A GREENPEACE campaign to protect the Antarctic Ocean has received the support of the vast majority of krill fishing companies operating in the region.
The move will see nearly all krill companies working in the Antarctic voluntarily stop fishing in ‘buffer zones’ around breeding colonies of penguins, to safeguard Antarctic wildlife.
Krill, eaten by penguins, seals, whales and other marine life, is also an ingredient for aquaculture feeds.
It not only has health and nutrition properties but is also a natural source of carotenoids, which give salmon and shrimp their pink colour.
The krill companies have pledged to support the scientific and political process for the creation of a network of large-scale marine protected areas in the Antarctic, including areas in which they currently operate.
They are are all members of the Association of Responsible Krill harvesting companies (ARK), and represent 85 per cent of the krill fishing industry in the Antarctic.
Greenpeace announced its campaign at an event in Cambridge, attended by scientists and Oscar winning actor Javier Bardem, who joined the conservation group’s expedition to the Antarctic in January 2018.
Frida Bengtsson, of Greenpeace’s Protect the Antarctic campaign, said: ‘The momentum for protection of the Antarctic’s waters and wildlife is snowballing.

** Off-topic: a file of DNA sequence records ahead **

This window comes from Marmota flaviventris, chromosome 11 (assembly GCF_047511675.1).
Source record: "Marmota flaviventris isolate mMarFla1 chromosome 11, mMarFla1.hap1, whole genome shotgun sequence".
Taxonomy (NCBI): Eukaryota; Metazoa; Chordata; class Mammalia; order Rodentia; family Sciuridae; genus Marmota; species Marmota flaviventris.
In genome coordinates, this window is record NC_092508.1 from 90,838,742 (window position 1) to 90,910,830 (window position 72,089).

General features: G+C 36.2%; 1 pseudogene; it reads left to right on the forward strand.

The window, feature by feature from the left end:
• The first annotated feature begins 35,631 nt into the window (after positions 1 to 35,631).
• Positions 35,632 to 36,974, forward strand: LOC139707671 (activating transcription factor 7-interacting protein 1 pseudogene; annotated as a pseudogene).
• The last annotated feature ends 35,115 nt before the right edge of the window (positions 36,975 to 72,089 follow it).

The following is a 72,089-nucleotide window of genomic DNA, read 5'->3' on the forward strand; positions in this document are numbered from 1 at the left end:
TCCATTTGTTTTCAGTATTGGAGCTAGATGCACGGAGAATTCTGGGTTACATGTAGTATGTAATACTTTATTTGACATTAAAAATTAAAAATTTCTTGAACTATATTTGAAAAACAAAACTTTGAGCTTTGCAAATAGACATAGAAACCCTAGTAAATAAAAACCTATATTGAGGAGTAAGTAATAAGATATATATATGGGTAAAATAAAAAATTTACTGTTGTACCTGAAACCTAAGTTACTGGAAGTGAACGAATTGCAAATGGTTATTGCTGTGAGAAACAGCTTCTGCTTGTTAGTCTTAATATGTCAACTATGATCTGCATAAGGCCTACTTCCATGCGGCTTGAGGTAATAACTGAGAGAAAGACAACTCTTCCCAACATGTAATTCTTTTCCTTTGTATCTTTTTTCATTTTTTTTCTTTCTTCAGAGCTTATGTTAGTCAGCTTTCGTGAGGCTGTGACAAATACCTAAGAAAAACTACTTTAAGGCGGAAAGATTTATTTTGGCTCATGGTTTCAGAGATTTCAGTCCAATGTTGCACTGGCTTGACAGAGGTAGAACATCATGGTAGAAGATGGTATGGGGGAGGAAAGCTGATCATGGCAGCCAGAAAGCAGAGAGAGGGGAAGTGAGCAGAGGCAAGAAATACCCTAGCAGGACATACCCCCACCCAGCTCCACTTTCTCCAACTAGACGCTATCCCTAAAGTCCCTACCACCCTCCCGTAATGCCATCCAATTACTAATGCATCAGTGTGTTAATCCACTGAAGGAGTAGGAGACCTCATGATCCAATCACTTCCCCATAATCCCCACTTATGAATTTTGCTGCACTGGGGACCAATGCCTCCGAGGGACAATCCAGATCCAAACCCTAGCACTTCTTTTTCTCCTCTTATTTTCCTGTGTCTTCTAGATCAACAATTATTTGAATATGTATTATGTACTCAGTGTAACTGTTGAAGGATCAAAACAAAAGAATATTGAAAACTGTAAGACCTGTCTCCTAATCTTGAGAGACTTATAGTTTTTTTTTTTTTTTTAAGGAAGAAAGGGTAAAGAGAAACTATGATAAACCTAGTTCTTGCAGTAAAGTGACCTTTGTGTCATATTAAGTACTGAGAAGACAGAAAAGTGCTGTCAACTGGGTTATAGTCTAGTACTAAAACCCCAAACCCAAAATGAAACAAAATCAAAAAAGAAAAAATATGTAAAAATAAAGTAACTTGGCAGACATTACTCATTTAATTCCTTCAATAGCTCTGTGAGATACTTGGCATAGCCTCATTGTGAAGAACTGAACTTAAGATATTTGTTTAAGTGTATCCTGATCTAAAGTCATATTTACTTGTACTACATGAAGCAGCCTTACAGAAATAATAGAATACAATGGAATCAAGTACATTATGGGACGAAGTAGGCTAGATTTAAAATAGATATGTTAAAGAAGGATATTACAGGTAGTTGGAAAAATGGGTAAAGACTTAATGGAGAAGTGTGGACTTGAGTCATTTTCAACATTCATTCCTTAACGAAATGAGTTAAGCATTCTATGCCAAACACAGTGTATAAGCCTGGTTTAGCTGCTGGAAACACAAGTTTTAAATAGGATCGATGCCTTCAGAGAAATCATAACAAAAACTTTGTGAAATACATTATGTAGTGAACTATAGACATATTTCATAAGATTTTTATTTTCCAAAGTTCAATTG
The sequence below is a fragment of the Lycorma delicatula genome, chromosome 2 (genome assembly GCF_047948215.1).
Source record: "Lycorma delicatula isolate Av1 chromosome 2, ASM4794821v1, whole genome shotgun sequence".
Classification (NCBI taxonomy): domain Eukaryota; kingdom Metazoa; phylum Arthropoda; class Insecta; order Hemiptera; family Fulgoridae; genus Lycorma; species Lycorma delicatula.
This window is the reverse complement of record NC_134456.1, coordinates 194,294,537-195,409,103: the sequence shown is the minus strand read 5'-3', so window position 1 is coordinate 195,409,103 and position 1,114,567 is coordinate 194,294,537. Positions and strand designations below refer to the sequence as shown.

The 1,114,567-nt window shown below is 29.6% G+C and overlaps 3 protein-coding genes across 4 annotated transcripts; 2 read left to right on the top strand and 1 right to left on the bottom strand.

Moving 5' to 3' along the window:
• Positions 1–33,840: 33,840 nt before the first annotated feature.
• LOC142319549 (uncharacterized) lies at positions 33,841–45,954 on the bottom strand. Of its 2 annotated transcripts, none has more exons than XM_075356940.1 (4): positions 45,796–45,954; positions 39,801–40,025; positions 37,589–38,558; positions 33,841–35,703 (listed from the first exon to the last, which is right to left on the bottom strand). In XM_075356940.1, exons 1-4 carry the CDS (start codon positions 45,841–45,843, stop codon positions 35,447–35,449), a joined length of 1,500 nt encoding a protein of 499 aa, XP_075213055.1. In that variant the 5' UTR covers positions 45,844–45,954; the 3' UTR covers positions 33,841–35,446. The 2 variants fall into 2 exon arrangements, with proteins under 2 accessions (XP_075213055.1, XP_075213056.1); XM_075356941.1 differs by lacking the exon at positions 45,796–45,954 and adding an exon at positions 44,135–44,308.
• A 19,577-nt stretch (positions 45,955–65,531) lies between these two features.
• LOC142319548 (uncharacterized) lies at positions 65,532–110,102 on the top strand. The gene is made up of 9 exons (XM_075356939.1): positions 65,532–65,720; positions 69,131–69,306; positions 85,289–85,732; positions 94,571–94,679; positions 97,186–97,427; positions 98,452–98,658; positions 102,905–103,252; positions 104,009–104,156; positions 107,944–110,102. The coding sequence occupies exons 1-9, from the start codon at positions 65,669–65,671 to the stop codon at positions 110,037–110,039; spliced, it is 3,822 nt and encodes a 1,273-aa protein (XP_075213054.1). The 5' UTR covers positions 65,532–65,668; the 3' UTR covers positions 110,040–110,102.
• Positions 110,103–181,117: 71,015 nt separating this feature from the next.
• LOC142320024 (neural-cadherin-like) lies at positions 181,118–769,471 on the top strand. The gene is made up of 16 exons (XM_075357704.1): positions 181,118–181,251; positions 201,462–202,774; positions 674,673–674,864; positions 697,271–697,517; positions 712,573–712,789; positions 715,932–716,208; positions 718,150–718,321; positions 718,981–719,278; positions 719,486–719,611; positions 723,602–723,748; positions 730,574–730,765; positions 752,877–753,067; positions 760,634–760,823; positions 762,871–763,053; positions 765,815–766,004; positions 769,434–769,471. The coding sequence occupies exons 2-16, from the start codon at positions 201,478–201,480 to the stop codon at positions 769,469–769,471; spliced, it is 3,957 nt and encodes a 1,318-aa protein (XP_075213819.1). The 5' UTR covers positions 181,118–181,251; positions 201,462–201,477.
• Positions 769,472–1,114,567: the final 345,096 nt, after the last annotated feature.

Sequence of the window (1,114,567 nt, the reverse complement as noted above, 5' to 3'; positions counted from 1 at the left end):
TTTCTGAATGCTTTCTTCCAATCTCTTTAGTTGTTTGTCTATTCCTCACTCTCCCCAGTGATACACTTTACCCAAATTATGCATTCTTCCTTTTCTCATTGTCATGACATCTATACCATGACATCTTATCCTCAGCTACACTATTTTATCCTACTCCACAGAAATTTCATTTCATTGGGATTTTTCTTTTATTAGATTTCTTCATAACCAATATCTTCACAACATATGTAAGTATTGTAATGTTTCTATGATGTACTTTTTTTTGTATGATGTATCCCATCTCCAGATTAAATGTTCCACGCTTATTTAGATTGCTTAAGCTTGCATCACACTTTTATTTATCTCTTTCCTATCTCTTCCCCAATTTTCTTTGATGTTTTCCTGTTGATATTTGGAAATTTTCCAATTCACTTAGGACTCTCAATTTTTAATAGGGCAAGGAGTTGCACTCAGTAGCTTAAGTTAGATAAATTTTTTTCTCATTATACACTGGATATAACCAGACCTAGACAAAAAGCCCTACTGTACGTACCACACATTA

‘A huge movement of people globally has been joined by scientists, governments, celebrities and now even the companies fishing in the Antarctic.
‘This is a bold and progressive move from these krill fishing companies, and we hope to see the remainder of the krill industry follow suit.’
Kristine Hartmann, executive vice president of Aker BioMarine, the largest krill fishing company in the world, said: ‘Safeguarding the Antarctic ecosystem in which we operate is part of who we are.
‘Our ongoing dialogue with ARK members, scientists and the community of environmental NGOs, including Greenpeace, is what makes additional efforts like this possible.
‘We are positive that ARK’S commitment will help ensure krill as a sustainable and stable source of healthy omega-3s for the future.’
Picture: Actor Javier Bardem and submarine pilot John Hocevar of Greenpeace in the Antarctic in January